Parametric Insurance – Role of Actuaries

Published On May 13, 2022

Parametric insurance also known as Index based insurance, is an emerging and non-traditional way of transferring risks.

  • Traditionally, Non-life insurance indemnifies the insured for the actual losses that have occurred due to specified perils. In other words, this is to restore the position of the insured after the loss event has affected the insured as to the level before the loss event.
Parametric insurance, simply, is not directly concerned with the actual losses that have occurred; instead it tries to make up for the losses based on a particular parameter or an index which closely best reflects the losses that can occur. It is an agreement to make a payment upon the occurrence of a triggering event based on the parameter, and as such is detached of underlying actual losses.

Now let’s understand the parameter (or index) and triggers

The event parameters for such insurance are generally weather events or natural catastrophes. Examples include flood, earthquake, cyclone, rainfall, temperature, relative humidity etc. The selected event parameter should be highly correlated with the losses covered Trigger events are particular measurements of the event parameters that determine the threshold, breaching which the insurance payment is made.

Let’s take a simple example to inhale the basic concept – Suppose the tomato crop production is highly correlated (or impacted) by the scarcity of rainfall (event parameter). During a particular period of time, say one month, the required amount of rainfall for tomato production is 120mm (threshold). In case, the amount of rainfall less than 120mm during the month (trigger event), threshold is breached and a payment is made for the amount of rain shortfall. It is assumed that this shortfall in rain will affect the tomato crop. Even if the actual tomato crop is not completely affected, the payment is made. Thus it is detached from the actual losses.

Comparison with indemnity based insurance

The above stated concept of index based crop insurance differs from the indemnity (or yield) based crop insurance. Firstly a threshold yield is determined based on past actual yield data, which determines the optimum crop yield that should be produced. Actual yield is then observed using crop cutting experiments (actual crop yields from various sample places). If the observed seasonal area-yield per hectare of the insured crop for the defined geographical area (the insurance unit) falls below a specific threshold yield, all insured farmers growing that crop in the defined area will receive the same claim payment per unit of sum insured. Thus this considers the actual estimated crop losses. The determination of threshold yield based on scarce past data, delay and high expenses involved in crop cutting experiments and operational management are some of the main reasons that make it comparatively less attractive than Index based crop insurance.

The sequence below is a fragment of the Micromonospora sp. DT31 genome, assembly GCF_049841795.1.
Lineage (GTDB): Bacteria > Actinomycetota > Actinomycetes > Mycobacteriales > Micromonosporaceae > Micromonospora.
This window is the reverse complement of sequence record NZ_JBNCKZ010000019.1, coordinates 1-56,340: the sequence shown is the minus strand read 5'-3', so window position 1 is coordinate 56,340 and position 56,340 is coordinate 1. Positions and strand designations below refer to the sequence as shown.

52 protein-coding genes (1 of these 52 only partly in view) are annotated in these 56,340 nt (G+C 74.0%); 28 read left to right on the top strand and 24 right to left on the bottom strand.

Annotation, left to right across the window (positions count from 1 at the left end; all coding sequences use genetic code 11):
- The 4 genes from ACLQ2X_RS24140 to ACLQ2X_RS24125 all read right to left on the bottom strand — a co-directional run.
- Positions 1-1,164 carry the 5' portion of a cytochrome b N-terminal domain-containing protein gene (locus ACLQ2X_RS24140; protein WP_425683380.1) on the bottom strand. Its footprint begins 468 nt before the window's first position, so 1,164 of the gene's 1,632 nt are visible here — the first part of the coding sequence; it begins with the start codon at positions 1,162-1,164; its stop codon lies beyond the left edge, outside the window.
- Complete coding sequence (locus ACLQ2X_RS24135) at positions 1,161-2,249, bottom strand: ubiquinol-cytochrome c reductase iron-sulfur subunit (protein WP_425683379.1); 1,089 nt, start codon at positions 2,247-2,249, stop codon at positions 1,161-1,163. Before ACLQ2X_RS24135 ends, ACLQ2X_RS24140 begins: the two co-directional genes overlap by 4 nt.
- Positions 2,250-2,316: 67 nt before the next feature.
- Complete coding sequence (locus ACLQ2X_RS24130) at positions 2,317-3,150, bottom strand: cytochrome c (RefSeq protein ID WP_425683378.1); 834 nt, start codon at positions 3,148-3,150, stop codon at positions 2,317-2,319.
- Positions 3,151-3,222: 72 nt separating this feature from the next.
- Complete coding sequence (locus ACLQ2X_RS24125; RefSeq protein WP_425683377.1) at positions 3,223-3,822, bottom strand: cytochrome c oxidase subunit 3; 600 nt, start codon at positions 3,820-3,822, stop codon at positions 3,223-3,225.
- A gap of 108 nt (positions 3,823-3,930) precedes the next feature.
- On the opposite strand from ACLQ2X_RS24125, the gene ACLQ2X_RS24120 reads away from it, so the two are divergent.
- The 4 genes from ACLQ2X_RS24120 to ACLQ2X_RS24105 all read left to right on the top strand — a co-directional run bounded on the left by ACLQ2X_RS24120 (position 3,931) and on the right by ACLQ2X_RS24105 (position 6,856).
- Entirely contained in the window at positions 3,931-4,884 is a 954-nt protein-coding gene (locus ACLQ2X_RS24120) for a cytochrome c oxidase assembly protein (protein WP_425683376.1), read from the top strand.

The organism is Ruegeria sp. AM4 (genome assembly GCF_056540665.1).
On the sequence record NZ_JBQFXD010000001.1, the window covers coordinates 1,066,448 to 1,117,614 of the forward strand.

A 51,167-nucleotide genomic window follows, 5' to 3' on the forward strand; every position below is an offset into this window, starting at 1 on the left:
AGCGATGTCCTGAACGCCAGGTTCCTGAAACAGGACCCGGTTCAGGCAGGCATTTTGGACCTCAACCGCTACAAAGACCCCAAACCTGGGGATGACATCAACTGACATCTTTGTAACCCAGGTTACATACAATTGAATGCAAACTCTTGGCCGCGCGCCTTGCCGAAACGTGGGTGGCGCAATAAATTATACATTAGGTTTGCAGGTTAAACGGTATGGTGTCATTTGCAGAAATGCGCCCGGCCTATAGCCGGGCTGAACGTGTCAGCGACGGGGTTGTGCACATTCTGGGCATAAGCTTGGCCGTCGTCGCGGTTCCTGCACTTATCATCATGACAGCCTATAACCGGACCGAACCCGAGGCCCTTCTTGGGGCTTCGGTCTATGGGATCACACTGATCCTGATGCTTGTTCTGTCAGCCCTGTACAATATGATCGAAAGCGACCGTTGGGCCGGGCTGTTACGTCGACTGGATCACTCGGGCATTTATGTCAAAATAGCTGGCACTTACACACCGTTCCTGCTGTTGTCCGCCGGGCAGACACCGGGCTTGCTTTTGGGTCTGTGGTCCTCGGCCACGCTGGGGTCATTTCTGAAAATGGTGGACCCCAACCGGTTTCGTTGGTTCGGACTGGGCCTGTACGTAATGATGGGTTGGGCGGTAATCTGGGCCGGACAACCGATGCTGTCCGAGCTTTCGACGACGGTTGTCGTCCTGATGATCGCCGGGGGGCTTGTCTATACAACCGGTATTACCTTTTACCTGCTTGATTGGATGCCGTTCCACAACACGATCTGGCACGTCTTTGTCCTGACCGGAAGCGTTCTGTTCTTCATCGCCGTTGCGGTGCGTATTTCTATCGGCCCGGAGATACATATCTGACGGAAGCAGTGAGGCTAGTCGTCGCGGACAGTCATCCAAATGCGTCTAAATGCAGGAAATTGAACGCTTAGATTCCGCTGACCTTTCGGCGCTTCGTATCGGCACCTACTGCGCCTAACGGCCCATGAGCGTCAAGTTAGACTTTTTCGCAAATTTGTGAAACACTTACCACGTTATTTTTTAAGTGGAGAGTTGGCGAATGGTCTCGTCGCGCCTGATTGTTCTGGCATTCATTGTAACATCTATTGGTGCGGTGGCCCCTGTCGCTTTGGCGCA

Deep dive into the general structure of a parametric insurance (crop) in India

Following are the examples of the crops covered with the related weather index for the crop under weather based crop insurance scheme (WBCIS) in India.

Coverage of Crops

  • Food Crops (Cereals, Millets and Pulses)
  • Oilseeds
  • Commercial / Horticultural crop

Weather Perils to be covered

Following are the major weather perils, which are deemed to cause “Adverse Weather Incidence”, leading to crop loss, and have demonstrated correlation with quantifiable yield losses of crop –

  • Rainfall – Deficit Rainfall, Excess rainfall, Unseasonal Rainfall, Rainy days, Dry-spell, Dry days
  • Temperature– High temperature (heat), Low temperature
  • Relative Humidity
  • Wind Speed
  • A combination of the above
  • Hailstorm, cloud-burst

Following describes the channel of operation of weather based crop insurance scheme (WBCIS) in India as an example.

  • Central government issues notice for the acceptance of the WBCIS by state governments with the operational guidelines related to it.
  • In case any state opts for WBCIS, it invites insurance companies to steer the whole program as implementing agency (IA).
  • Different districts will be classified into groups for different corps to be covered in the district and the insurance companies will be involved in price (premium) biding for the particular crops covered. Lowest bidder will be assigned to a particular group of districts to operate as a sole implementing agency for the scheme.